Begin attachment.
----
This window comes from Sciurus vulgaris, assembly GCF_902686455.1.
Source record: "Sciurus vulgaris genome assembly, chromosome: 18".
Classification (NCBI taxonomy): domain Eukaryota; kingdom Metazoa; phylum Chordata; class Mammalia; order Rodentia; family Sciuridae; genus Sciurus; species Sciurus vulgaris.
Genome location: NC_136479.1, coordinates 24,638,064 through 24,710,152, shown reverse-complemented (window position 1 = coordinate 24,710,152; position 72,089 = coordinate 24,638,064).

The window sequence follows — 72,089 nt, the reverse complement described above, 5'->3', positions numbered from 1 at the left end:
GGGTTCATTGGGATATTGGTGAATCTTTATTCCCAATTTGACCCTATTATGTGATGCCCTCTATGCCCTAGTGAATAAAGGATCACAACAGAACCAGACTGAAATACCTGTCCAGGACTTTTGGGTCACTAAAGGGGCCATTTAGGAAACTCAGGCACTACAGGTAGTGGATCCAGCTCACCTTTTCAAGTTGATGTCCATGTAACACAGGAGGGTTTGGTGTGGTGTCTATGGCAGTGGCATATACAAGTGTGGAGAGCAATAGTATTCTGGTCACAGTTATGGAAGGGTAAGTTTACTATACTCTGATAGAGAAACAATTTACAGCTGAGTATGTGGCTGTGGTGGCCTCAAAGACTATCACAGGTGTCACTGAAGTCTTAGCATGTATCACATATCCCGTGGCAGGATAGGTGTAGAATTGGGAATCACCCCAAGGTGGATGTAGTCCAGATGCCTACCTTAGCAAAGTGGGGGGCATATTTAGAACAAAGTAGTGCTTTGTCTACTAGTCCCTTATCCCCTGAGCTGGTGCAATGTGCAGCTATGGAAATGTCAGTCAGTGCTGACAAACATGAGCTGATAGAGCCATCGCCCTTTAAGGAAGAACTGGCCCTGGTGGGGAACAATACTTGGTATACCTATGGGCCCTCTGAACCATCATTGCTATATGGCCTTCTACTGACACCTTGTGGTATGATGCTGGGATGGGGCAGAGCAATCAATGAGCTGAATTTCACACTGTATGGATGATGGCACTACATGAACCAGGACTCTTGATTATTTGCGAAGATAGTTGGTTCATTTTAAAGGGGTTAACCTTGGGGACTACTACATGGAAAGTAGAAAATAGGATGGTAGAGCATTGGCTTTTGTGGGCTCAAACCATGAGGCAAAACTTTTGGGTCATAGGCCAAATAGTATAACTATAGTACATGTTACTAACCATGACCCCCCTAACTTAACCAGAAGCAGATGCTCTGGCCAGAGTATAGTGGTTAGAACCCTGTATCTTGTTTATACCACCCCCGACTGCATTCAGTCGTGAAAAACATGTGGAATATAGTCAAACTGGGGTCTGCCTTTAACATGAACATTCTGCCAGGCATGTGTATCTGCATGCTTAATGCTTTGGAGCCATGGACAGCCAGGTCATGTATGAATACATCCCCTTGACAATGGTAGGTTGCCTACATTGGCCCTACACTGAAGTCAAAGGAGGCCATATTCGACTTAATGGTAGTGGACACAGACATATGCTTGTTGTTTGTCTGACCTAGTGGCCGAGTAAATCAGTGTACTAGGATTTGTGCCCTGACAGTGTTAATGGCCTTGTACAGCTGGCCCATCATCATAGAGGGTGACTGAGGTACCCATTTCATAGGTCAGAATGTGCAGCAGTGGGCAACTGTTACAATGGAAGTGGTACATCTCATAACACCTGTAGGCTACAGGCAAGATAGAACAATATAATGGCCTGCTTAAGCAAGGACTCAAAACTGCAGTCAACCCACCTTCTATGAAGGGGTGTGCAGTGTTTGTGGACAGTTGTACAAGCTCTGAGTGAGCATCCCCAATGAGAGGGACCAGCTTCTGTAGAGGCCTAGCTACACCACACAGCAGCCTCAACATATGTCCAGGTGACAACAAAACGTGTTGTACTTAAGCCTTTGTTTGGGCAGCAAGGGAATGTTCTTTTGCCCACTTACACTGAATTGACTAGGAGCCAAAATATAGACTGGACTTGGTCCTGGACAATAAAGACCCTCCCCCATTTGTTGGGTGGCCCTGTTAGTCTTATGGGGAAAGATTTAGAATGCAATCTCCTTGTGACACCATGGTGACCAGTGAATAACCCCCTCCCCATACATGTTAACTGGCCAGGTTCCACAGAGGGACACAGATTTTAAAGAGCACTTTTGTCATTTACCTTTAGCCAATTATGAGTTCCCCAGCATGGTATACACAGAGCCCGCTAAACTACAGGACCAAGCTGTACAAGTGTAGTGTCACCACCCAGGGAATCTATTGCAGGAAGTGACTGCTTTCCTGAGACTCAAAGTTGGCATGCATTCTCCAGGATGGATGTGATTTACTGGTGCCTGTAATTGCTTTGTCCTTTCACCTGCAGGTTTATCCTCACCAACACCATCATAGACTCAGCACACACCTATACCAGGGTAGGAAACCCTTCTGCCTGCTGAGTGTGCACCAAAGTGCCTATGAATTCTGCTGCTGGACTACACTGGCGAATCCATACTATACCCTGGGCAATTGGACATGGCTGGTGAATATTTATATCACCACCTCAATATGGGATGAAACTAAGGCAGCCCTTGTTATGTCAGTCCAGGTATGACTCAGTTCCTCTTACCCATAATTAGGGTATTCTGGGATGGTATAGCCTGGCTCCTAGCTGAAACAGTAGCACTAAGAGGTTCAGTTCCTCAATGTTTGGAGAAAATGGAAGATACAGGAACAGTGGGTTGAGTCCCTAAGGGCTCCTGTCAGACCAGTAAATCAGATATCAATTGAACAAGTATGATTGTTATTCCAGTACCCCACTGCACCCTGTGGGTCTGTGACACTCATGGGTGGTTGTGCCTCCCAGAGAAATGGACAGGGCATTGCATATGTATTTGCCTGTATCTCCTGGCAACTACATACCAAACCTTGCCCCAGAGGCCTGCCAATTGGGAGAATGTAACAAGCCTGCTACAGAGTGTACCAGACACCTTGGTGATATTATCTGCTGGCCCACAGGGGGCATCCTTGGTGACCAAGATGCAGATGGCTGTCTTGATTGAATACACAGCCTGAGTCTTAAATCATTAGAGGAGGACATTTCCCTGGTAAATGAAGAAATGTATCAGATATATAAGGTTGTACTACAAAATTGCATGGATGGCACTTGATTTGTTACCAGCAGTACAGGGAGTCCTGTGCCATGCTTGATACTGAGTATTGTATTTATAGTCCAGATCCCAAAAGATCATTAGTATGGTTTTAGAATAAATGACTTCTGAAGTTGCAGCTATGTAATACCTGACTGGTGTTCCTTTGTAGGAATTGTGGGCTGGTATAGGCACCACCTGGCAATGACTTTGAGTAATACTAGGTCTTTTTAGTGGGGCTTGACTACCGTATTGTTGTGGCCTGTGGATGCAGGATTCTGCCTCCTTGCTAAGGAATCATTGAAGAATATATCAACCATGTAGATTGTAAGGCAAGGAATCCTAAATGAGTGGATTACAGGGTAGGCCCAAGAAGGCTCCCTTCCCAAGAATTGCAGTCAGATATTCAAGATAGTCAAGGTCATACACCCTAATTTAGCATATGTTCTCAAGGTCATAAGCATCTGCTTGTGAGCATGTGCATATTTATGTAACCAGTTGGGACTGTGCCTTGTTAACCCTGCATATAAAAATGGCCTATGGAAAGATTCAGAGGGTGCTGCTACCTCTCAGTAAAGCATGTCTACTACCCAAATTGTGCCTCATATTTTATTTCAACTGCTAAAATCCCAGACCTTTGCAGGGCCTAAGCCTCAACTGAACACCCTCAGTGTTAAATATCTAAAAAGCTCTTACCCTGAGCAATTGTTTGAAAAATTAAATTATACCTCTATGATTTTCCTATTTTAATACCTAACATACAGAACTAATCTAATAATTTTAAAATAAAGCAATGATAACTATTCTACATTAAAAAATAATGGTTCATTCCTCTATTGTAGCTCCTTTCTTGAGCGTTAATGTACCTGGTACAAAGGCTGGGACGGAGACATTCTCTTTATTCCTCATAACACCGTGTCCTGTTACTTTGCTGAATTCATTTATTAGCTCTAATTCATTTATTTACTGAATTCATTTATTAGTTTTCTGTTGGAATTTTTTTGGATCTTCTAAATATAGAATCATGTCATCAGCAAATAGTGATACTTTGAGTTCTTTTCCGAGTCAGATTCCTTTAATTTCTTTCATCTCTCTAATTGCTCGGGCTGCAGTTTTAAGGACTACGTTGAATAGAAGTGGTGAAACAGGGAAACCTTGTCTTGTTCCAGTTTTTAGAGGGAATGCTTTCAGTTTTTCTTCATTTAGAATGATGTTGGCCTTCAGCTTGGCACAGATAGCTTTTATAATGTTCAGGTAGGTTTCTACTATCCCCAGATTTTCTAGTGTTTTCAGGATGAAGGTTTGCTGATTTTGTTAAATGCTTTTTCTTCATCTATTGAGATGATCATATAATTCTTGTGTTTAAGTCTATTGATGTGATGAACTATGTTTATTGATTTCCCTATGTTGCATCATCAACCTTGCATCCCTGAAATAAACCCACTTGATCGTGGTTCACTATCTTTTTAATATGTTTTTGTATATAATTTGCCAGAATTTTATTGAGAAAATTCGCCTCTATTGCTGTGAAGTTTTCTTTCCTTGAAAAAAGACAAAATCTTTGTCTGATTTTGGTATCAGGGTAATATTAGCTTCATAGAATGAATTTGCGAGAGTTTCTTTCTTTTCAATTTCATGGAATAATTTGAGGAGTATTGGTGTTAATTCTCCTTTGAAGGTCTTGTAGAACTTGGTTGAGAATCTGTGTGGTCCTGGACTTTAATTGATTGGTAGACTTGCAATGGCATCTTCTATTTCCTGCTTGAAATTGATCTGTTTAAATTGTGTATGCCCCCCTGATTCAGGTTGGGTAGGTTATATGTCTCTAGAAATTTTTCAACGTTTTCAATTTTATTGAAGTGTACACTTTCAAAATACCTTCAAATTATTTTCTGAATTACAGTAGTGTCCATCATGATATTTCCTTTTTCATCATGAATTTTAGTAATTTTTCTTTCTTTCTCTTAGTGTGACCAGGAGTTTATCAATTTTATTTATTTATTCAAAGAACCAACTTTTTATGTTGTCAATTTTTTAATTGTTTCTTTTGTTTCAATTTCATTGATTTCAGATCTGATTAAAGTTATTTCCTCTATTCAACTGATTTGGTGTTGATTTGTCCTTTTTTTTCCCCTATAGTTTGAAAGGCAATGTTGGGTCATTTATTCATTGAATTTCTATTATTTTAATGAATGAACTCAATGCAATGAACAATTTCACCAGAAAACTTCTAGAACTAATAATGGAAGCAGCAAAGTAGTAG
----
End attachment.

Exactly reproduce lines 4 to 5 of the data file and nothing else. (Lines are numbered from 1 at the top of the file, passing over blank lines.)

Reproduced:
Genome location: NC_136479.1, coordinates 24,638,064 through 24,710,152, shown reverse-complemented (window position 1 = coordinate 24,710,152; position 72,089 = coordinate 24,638,064).

The window sequence follows — 72,089 nt, the reverse complement described above, 5'->3', positions numbered from 1 at the left end: